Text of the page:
Houston Texans Face Uphill Battle Against History In Super Bowl Quest
Added on Jan 07, 2013 by Jack Thurman in
In the early months of the NFL season the Houston Texans could do little wrong. The entered December with a 12-1 record and were expected to coast to the AFC South title, the best record in the conference and home field advantage–and a first round bye–in the playoffs. There was some trepidation that they’d ‘played down’ to the level of their most recent opponents–overmatched teams like Jacksonville, Tennessee and Detroit–and needed a big rally and OT to beat two of those opponents. All in all, however, life was good.
They went into a December 10 Monday Night Football game at New England with a lot of confidence and the media hyped it as a potential AFC Championship Game matchup. Instead of it being a titanic struggle between equals it turned into a rout. New England opened up a 42-7 lead before winning 42-14 in a game that wasn’t even as close as that final score would suggest. All told they would lose three of their last four regular season games and instead of locking up home field advantage or a bye would limp into the playoffs having to play in the wild card round.
Throughout most of the season the Houston Texans were considered the ‘team to beat’ in this NFL season. It was argued they had the most balanced team in the league with a competent offense, a stout defense and solid special teams. They spent much of the year installed as Super Bowl betting favorites at most sportsbooks but would eventually enter the playoffs as something of a long shot. The ‘most balanced team’ argument is now most often made about the San Francisco 49ers or the upstart Seattle Seahawks. The Texans were a team that many people paused before laying less than a touchdown on their home field in their opening playoff game against Cincinnati. Cincinnati was only in the playoffs due to the monumental collapse of the Pittsburgh Steelers but were only a +4 underdog in their game against the Texans. In other words, the betting public thought that the Texans were only 1/2 point better than Cincinnati on a ‘neutral field’.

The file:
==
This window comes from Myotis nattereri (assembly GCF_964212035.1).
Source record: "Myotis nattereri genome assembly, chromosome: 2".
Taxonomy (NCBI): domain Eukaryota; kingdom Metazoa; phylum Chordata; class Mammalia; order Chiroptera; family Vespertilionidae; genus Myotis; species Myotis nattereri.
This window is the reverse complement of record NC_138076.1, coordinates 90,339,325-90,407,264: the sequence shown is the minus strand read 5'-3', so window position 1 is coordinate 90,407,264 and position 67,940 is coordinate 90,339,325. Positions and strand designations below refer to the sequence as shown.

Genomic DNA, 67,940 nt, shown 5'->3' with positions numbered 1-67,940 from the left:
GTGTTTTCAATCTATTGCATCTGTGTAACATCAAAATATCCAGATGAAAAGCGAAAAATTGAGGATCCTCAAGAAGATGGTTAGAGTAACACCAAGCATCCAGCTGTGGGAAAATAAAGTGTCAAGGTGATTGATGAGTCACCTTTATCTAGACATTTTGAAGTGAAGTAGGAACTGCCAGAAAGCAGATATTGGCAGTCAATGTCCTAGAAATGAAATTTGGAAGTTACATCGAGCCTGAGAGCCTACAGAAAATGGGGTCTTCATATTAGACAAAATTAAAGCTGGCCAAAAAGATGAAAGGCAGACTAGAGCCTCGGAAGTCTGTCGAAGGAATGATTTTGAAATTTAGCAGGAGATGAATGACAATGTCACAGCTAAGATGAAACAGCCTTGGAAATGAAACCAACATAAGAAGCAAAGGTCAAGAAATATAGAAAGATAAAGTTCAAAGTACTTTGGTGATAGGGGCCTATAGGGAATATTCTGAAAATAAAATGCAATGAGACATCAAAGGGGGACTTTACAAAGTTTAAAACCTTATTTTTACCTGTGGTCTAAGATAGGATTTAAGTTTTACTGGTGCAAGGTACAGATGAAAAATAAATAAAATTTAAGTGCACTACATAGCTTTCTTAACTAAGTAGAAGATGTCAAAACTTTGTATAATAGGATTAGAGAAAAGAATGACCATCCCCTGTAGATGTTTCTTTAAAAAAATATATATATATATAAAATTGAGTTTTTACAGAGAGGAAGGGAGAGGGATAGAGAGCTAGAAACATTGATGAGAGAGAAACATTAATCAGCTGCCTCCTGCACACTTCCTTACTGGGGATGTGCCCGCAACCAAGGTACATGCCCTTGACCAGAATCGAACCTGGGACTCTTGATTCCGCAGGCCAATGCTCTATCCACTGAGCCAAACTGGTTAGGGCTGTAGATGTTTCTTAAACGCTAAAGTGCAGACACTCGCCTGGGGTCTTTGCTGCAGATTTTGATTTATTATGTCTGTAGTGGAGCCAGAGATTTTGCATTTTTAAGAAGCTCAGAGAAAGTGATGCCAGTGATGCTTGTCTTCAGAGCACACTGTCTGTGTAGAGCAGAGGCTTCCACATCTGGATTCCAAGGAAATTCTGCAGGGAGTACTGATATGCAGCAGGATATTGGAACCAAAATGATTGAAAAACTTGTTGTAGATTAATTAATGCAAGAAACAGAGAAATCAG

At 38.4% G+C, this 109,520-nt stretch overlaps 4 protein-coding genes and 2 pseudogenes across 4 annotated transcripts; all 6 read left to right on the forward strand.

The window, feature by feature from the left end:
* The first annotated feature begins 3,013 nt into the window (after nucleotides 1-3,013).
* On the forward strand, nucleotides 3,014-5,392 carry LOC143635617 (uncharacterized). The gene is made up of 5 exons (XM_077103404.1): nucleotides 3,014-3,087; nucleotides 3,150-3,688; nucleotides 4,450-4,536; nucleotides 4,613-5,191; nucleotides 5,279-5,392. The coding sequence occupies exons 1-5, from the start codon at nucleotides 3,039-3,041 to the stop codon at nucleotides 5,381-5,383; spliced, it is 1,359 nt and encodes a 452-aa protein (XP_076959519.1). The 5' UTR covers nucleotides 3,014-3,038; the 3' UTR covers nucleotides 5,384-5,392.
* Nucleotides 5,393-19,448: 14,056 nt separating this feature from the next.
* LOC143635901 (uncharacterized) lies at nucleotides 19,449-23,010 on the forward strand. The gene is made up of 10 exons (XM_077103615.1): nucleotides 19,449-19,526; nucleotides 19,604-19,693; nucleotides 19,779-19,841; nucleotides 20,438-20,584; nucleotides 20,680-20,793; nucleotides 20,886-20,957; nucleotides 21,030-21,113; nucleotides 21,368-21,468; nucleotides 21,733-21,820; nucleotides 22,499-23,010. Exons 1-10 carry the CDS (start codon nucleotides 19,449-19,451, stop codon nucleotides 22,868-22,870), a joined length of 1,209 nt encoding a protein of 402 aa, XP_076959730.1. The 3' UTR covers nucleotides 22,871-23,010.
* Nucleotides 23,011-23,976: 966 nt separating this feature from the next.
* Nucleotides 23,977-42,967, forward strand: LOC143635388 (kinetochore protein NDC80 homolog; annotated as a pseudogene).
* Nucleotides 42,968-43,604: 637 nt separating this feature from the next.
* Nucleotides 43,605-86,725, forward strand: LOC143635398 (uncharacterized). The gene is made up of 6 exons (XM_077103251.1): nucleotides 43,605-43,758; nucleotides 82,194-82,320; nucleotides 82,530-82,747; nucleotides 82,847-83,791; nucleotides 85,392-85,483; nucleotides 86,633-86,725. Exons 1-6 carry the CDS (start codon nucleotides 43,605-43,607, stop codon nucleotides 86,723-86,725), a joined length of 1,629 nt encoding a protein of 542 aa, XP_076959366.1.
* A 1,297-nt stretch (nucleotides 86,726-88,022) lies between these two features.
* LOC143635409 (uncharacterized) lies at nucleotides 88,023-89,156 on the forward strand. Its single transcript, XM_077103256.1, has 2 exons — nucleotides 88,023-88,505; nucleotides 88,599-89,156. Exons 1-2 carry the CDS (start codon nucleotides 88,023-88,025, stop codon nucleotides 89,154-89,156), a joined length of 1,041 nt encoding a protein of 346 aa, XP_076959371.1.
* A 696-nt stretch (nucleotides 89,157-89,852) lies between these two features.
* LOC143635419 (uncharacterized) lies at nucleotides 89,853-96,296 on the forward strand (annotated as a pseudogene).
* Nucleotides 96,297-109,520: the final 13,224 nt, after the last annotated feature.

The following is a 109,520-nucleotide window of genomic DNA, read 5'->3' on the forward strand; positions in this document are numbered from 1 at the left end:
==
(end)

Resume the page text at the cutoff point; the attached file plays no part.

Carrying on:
Houston won the game and may end up turning their season around at just the right time. They’ll have the weight of history against them as they try to win the Super Bowl. After ending the season with three consecutive losses they’re now in a very dubious category heading into the playoffs. In fact, only one team in history–the 2009 New Orleans Saints–lost their last three regular season games and went on to win the Super Bowl.